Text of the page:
Renaissance looks to set up operations in Uzbekistan and Azerbaijan

By bne IntelliNews April 11, 2008

Clare Nuttall in Almaty -

Since it set up shop in Kazakhstan in 2007, the Russian investment bank Renaissance Capital has built up a 45-strong team covering the Central Asia and Caucasus region from its base in Almaty. The firm's long-term strategy now includes the expansion into the region's next two largest economies, Uzbekistan and Azerbaijan.

Concurrent with this is a move to develop the range of products that Renaissance offers in the region. It already provides a full range of investment banking services including trading and brokerage, research, mergers and acquisitions and debt finance.

"I can't go into details at present, but we are planning to build out asset management and private equity business - we will grow with the market," says Adel Kambar, the head of Renaissance Capital Group Central Asia since May 2007. "We are very confident about Kazakhstan - this is a $100bn economy, with a very under-served client base."

None of the major western investment banks have set up a permanent presence in Kazakhstan yet, preferring to operate with the "suitcase banking" model - flying in for specific deals. Aside from its local competitors, Renaissance virtually has a clean sweep of the market, though this is on the verge of changing; the entrance of one of Renaissance's Moscow-based competitors Troika Dialog - through the acquisition of 100% of Almex Asset Management in March - could be the start of a wider trend of foreign banks entering this attractive and relatively untouched market. However, Kambar reckons there will be plenty of foom for Troika and other potential competitors as the local economy grows.

Despite the effects of the global credit crunch in Kazakhstan, Kambar says that the financial markets are still open, though the picture is very different from a year ago. "Raising finance is probably difficult anywhere in the world right now," he says. "Vanilla debt in particular is difficult to raise, more so than some of the structured products."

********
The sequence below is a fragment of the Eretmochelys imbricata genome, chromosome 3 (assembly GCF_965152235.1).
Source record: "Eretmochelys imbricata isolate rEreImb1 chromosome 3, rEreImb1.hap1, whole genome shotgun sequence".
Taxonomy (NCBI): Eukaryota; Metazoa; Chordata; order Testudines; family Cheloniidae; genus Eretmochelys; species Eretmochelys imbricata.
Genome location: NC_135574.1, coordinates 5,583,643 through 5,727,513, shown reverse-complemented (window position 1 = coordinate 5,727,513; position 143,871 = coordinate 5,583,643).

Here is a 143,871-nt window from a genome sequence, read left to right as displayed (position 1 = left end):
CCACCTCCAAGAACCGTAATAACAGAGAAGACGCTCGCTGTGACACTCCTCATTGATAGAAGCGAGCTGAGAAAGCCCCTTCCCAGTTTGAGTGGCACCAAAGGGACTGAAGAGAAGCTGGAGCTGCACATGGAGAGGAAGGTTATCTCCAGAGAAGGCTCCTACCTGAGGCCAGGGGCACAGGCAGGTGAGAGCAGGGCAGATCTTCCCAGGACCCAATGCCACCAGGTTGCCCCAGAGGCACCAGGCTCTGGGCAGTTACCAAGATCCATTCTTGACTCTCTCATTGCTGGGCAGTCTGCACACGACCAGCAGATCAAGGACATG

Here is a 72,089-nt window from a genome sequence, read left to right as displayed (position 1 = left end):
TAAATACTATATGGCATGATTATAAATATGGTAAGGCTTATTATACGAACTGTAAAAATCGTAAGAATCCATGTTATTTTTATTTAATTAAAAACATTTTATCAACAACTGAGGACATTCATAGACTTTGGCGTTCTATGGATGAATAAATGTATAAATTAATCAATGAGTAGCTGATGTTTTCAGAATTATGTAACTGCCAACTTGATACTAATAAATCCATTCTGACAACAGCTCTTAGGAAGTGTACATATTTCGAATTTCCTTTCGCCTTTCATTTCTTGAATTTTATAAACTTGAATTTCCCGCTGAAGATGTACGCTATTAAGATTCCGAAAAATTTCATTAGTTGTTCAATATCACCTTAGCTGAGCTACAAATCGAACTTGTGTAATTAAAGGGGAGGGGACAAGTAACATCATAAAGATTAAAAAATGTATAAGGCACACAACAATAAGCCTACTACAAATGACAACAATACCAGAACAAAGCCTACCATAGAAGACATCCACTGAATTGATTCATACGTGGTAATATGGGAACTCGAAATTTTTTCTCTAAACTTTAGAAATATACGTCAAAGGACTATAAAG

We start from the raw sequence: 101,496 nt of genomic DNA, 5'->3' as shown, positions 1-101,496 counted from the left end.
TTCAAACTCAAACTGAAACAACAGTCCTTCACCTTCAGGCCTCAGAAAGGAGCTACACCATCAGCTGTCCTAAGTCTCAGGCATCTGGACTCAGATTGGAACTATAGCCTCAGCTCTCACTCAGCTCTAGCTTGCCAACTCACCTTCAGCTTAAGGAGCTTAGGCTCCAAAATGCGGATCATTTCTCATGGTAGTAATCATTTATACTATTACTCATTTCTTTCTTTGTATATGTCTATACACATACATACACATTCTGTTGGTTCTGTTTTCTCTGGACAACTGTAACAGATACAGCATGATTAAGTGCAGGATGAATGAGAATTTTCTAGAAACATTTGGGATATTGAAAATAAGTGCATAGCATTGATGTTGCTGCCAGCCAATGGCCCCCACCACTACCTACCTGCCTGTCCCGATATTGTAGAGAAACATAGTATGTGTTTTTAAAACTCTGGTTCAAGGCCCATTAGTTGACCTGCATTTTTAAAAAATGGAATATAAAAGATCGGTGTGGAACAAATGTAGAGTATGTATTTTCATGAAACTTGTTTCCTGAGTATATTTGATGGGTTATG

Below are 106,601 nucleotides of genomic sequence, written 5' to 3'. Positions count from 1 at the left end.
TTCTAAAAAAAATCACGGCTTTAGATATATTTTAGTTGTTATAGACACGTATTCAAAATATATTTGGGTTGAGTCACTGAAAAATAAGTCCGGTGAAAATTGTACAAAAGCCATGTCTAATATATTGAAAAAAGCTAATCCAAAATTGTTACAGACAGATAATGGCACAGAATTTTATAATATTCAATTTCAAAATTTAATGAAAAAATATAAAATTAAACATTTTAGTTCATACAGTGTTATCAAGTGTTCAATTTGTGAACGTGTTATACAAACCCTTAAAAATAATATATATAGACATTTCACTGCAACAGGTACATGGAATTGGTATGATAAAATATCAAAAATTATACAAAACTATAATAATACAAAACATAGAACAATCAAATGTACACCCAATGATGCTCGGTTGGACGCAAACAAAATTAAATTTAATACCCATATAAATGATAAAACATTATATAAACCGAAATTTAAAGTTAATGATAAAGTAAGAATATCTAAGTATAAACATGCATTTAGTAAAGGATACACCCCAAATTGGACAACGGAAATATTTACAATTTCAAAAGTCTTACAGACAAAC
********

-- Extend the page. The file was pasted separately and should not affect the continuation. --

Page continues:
And while there were four major IPOs of Kazakh companies on the London Stock Exchange - ENRC Group, Alliance Bank, Kazakhstan Kagazy and Chagala - last year, few expect that to be repeated in 2008. "Fundamentally, there are lots of good companies in Kazakhstan, but you have to link this to what is happening in the world. There might be some this year, but not in the same volume. Most will probably wait until 2009," says Kambar. "However, it's early days - we're only in March and I wouldn't write 2008 off just yet."

Overall, Kambar stresses that the problems that beset the Kazakhstan economy during last year were more of a temporary stumble than a long-term problem for the country. "Since its first linkage to the financial world, Kazakhstan has been a bull market. Now it's strongly bearish, but this is something that happens in every economy - it's a question of learning from experience."

Keeping up with the neighbours

Most neighbouring countries are also considered to be on a long-term growth path. And if Kazakhstan is under-banked, its neighbours are even more so, making a widening of Renaissance's presence in Central Asia and the Caucasus a logical step. Indeed, it's already considering opening an office in Tashkent. "We are very bullish about Uzbekistan. This market is both underserved and under-educated - by which I mean that other international banks are not educated about the opportunities in Uzbekistan," says Kambar.

He cites the country's large and rapidly growing population (at around 27m, by far the largest in Central Asia). As well as its natural resources - in particular copper, gold, natural gas and uranium - the country also has a well developed manufacturing industry. To date it has been a relatively uncharted territory for international investors, but there are signs it will become a more mainstream location in the near future.

The other obvious target for Renaissance to grow its business is in Azerbaijan, which is currently in a period of very rapid economic development. GDP growth came in at an astonishing 24.7% in 2007, which was actually down from the 34.5% hit in 2006.

"At present we service Azeri companies from Almaty," explains Kambar. "Oil is the primary business in Azerbaijan and the economy is very much structured around that." However, the economy is starting to diversify, with government investment in roads and other infrastructure projects, and increasing private sector activity.

But while focusing on the region's largest markets, Renaissance is also alert to opportunities in smaller countries such as Kyrgyzstan, Tajikistan and Turkmenistan. "The whole of Central Asia is potentially highly interesting," says Kambar.

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